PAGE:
Tuesday, December 11, 2007

The Quest of Charles

Blechta in the pilot's seat.

At last a quest! Checking below, you must read Benoit's most recent entry (I hesitate to use the word "last", because when a quest is involved, one never knows...). World traveller that he is, I should have expected this from the intrepid Charles. Don't forget to have your passport ready when returning to the U.S.!

(One thing Charles neglected to mention is that Charles Bulwer-Lytton's writing was very highly thought of during his lifetime.)

In response to Donis' response: fashion changes for everything all the time, music, clothes, speech and of course writing. We all write in an acceptable style for today's readers -- otherwise we wouldn't get published. I've often thought that it would be interesting to write a novel in the style of Dickens, Forrester, or Kipling. Problem is getting it published. CF (my newly-minted moniker) might be a little easier than "literary fiction" to pull something like this off since CF readers don't seem to mind retro as much, but I still think it would be a hard sell.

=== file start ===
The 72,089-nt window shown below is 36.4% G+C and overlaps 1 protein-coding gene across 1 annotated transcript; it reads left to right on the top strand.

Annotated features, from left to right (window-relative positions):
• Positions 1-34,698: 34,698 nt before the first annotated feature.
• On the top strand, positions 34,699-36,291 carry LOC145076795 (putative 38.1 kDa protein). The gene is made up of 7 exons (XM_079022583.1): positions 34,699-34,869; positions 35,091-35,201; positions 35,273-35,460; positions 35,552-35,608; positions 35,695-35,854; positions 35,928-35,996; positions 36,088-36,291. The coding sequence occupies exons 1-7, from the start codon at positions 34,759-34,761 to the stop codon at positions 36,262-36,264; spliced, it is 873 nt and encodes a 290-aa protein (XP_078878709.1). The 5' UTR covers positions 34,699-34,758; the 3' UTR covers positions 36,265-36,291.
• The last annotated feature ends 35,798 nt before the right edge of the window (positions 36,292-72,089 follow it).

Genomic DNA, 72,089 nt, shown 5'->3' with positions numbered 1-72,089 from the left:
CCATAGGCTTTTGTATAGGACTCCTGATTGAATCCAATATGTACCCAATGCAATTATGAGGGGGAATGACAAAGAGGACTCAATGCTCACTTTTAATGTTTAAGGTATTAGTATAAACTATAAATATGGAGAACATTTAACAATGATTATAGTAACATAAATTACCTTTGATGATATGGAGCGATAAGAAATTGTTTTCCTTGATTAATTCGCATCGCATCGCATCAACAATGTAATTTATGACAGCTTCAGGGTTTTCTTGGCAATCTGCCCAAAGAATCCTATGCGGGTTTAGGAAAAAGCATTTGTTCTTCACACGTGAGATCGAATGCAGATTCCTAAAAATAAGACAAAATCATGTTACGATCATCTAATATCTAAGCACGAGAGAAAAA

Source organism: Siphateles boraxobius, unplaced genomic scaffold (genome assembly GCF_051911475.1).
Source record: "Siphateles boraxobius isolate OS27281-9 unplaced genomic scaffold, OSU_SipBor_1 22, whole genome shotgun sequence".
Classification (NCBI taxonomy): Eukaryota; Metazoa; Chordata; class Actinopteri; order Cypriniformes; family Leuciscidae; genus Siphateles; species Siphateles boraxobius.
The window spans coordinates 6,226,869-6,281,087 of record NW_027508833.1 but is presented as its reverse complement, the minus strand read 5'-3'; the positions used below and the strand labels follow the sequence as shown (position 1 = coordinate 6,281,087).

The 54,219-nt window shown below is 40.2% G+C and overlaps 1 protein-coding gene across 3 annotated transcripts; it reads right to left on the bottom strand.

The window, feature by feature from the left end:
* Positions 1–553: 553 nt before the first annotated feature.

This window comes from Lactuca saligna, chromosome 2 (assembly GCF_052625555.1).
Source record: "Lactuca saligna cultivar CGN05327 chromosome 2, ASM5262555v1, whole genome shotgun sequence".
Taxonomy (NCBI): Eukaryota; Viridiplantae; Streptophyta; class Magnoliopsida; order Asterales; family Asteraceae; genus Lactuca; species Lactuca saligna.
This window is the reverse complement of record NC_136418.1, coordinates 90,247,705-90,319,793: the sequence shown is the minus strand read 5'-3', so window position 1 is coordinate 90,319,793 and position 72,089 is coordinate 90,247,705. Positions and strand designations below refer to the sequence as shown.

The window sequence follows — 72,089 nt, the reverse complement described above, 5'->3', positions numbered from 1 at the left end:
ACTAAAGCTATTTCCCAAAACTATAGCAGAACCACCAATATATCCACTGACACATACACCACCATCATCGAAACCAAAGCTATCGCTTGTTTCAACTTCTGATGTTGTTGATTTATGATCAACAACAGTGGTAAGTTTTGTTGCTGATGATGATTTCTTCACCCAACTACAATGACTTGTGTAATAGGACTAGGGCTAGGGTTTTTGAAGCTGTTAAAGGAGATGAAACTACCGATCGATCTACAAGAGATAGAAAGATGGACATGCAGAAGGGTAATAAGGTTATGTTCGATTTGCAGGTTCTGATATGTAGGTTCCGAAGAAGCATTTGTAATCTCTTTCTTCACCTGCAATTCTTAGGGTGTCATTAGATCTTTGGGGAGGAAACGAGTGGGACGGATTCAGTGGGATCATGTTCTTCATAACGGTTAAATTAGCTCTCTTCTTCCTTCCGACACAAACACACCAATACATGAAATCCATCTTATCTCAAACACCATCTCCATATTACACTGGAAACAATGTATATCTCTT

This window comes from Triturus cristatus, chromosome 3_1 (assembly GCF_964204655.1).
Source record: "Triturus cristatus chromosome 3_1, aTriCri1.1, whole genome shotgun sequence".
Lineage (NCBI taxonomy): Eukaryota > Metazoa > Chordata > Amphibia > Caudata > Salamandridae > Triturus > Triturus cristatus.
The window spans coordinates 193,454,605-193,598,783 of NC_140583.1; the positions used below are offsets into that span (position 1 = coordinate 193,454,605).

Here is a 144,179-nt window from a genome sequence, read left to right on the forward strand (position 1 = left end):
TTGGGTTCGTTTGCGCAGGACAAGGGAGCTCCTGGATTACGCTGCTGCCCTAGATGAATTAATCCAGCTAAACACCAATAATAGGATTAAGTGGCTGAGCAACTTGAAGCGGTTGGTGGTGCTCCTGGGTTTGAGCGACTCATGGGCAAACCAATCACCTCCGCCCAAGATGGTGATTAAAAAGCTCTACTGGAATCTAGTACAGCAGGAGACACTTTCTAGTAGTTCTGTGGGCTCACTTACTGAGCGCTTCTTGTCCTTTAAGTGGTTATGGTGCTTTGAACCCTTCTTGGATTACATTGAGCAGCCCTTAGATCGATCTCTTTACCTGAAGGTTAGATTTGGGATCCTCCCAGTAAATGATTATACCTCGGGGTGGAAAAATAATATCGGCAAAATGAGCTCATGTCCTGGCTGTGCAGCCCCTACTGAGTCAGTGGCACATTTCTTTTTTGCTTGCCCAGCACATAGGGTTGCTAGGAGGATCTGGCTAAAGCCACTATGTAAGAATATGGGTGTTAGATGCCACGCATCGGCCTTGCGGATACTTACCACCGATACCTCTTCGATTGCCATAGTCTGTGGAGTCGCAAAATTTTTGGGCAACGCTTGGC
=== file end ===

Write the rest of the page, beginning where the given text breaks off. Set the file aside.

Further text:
Several composers alive today could probably write a damn good Beethoven-esque symphony, but boy, would they get hoisted on their own petards by their peers and the critics! It's too bad, really, because there are a lot of people who don't enjoy what we call "contemporary" music. I like it a lot, but I have to admit there are times where I can't listen to it. Wouldn't it be interesting and nice to hear something new that's Beethoven revisited?

About the only way you can get away with this sort of thing is in movies. There it's cool to be retro -- especially in Europe. Everything is up for grabs there: music, photography, the screenplay. One of my favourite movies of relatively recent times is Twilight a Paul Newman movie from 1998. It also has Gene Hackman, Susan Sarandon and James Garner. It is a wonderful homage to Hammett et al. They've figured out what works in those old movies from the '50s and done the job with real style. Check it out.

I wonder why this is? Why can movies get away with it where the other arts can't? One other place you seem to be able to look back with impunity is fashion, but there I think it's more a matter of making money than anything else.

Vicki seems to have a good handle on Tolkien-esque writing. Maybe we should all do a few paragraphs of writing in someone else's style and see how well we do. Anyone reading Type M should also be welcome to try their hand, too.

What say you?

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